Speaking of competitors, let’s talk about their pricing tiers. More specifically, let’s talk about why we continue to dislike them. The majority of SaaS service providers operate on a tiered pricing model, and under this model businesses set a price for a set number of MAUs (usually rounded off by big, easy to remember numbers like 5,000 or 10,000). What’s important is that this number cannot be crossed without moving on to the next pricing tier or paying an overage.
On paper there’s an appeal to this approach: a supposedly fixed monthly cost and what appears to be an incredibly low cost per user. But the devil, as they say, is in the details. Let’s take our dear competitor Sendbird as an example. At the time of writing Sendbird’s pro plan is charged at $599/month for up to 5,000 MAU. Napkin math says that nets a cost of roughly $0.12 per MAU.
But this assumes that an app's MAUs are predictable, stable, and fit tidily within the cap of the tier.
Reality tells a different story, because in truth what’s happening is that your cost per user is only at its lowest when you’ve reached the cap of your pricing tier. As an example, let’s say that you implement chat at the lowest pro tier with 500 MAU, that means you’re paying roughly $1.20 per user. As you add users the cost per user trends down, at 1,500 users you’re paying about $0.40 per user, at 2,500 your users cost you $0.23 each, and so on.
But then something happens, something you want to happen: you acquire a new user, bringing your total MAU up to 5,001. Well the bad news is your bill for the next month is going up by about $250, which means you’re effectively paying $250 for one user you have, and about 4,999 users you’ve yet to acquire. Once again you’re placed in a position where the only way to keep your costs down is to grow. As this cycle continues the cost per customer will continue on this ridiculous sine curve that only truly trends down each time you reach the limit of your pricing tier.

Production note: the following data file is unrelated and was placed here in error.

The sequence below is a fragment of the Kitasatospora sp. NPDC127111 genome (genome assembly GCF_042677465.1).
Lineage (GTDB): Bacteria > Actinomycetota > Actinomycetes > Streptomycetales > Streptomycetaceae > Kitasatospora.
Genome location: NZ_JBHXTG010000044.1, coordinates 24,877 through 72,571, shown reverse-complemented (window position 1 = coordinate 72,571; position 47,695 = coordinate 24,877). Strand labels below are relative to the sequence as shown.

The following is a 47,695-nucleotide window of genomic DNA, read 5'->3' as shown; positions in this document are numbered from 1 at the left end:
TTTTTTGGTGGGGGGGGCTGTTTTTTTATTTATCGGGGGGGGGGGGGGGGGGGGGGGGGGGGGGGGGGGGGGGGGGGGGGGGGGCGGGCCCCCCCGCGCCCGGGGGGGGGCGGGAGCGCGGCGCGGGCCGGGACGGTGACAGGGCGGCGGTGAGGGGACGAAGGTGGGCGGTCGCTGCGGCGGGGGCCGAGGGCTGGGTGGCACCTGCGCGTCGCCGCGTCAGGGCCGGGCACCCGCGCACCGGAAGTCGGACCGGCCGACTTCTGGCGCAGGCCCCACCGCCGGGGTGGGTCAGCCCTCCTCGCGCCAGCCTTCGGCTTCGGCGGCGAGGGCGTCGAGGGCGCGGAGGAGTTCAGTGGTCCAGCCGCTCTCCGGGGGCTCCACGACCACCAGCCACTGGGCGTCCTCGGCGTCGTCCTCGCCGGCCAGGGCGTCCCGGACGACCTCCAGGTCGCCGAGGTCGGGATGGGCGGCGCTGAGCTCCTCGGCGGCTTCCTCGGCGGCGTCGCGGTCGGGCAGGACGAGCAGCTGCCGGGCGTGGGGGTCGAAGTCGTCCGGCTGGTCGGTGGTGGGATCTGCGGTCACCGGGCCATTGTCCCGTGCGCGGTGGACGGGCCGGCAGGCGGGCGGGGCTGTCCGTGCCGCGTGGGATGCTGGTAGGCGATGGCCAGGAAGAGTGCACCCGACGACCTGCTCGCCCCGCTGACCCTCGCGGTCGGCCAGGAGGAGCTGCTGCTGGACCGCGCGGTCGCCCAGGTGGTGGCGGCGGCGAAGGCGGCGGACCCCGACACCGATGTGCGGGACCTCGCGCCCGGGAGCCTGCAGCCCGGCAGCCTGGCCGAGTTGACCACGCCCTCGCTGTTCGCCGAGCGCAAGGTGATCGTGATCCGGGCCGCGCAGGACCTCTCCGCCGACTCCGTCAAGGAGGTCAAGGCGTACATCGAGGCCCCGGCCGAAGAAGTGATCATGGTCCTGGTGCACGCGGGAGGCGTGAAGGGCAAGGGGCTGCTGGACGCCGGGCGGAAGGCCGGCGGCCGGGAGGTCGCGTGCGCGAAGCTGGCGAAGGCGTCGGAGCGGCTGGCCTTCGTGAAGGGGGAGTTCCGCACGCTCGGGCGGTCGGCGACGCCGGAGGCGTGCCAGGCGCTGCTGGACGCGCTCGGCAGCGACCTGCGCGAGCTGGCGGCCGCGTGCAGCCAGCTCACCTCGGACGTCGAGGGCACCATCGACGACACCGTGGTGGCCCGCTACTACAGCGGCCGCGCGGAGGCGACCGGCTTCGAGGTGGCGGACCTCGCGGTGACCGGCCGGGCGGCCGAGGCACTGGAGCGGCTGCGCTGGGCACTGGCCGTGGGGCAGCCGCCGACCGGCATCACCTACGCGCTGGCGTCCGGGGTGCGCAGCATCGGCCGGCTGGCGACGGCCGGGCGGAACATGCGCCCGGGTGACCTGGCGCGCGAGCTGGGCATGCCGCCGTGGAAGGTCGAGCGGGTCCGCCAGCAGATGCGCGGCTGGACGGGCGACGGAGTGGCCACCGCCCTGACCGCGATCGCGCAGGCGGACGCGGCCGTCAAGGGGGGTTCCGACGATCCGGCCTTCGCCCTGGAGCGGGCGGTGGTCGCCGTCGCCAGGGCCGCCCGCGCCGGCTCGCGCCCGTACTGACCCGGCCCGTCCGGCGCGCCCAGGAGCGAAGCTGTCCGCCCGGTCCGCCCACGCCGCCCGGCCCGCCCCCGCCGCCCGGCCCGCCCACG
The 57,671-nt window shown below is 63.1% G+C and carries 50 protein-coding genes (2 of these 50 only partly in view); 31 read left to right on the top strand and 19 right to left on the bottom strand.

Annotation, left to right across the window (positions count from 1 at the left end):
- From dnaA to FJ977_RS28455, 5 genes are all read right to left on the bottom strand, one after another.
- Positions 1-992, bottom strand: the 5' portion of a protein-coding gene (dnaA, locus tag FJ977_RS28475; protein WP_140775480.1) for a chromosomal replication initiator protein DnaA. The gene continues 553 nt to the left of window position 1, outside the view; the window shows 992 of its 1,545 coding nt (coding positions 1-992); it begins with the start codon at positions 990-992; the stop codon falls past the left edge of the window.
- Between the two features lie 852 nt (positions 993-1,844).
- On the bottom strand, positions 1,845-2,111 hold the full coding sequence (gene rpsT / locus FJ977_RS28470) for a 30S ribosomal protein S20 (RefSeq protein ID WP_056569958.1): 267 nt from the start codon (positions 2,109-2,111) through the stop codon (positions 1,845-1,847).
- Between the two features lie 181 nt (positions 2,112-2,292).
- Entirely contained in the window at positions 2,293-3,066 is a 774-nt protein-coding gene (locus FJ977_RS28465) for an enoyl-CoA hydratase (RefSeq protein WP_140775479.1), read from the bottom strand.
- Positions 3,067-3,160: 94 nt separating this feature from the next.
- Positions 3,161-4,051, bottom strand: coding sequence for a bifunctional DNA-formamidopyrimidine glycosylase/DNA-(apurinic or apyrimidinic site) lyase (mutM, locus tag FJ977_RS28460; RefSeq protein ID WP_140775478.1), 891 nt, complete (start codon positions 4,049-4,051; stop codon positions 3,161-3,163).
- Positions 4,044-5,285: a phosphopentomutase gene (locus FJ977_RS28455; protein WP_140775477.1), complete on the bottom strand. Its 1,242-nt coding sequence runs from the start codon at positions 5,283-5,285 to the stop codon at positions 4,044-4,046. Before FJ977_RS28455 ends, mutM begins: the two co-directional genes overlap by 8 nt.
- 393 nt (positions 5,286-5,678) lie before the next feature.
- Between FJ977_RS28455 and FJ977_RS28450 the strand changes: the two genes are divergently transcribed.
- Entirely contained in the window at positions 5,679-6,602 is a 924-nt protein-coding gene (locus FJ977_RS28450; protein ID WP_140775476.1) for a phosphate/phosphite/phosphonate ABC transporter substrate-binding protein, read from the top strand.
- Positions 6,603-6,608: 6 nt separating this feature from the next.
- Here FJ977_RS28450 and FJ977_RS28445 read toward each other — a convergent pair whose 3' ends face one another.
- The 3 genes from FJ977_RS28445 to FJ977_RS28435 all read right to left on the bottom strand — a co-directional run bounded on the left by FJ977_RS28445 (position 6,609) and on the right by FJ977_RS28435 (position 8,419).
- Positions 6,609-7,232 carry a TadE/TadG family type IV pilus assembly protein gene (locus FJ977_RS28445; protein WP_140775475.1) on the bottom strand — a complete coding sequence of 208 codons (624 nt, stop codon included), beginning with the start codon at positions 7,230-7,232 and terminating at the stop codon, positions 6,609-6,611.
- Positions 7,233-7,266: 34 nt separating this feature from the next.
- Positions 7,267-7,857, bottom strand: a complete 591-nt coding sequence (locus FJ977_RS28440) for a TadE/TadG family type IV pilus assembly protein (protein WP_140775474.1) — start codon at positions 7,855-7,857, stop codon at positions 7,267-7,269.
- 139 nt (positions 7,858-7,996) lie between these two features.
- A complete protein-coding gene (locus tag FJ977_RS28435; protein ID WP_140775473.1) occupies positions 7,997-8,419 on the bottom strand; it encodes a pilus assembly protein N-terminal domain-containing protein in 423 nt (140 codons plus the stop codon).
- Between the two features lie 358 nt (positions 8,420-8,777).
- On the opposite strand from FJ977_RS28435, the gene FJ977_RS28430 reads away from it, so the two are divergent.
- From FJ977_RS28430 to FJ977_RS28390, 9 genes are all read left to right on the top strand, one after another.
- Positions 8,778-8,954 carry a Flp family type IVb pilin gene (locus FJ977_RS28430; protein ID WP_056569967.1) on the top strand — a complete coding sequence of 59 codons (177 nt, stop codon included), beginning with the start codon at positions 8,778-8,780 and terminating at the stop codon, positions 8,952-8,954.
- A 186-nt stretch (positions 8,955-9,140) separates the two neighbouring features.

But there’s another wrinkle to this, one that feels especially egregious when you consider how it hinders growth: limits on concurrent users. Most API providers who offer tiered pricing per MAU also have a limit on how many of those users can be active at any given time, typically 10%. This means that if you’re paying for 5,000 users, you’re doing so with the understanding that at any given time you can only have 500 users actually active. In effect, this means on a $599 plan your true cost per average user is nearly $1.20. If you exceed this limit, you’re charged a steep penalty for each additional user over the limit, which can dramatically raise your monthly costs
To put it as plainly as possible: we don’t think that’s very fair. There’s no reason your first customer should cost more than your most recent customer, and we certainly don’t believe that you should be penalized for your success. This is the same reason we also still refuse to impose limits on how many of your MAUs can be active at any given time.
Pricing based on Monthly Active Users is nothing new, and fairly standard across our industry. But upon closer inspection, you soon run into ambiguous terms, hidden costs, and a sense that “MAU” can mean many different things. That's why we've decided not to enter the fray at all. Instead we're going to be charging based on a new term, a term that really encapsulates what a monthly active user is: monthly engaged user.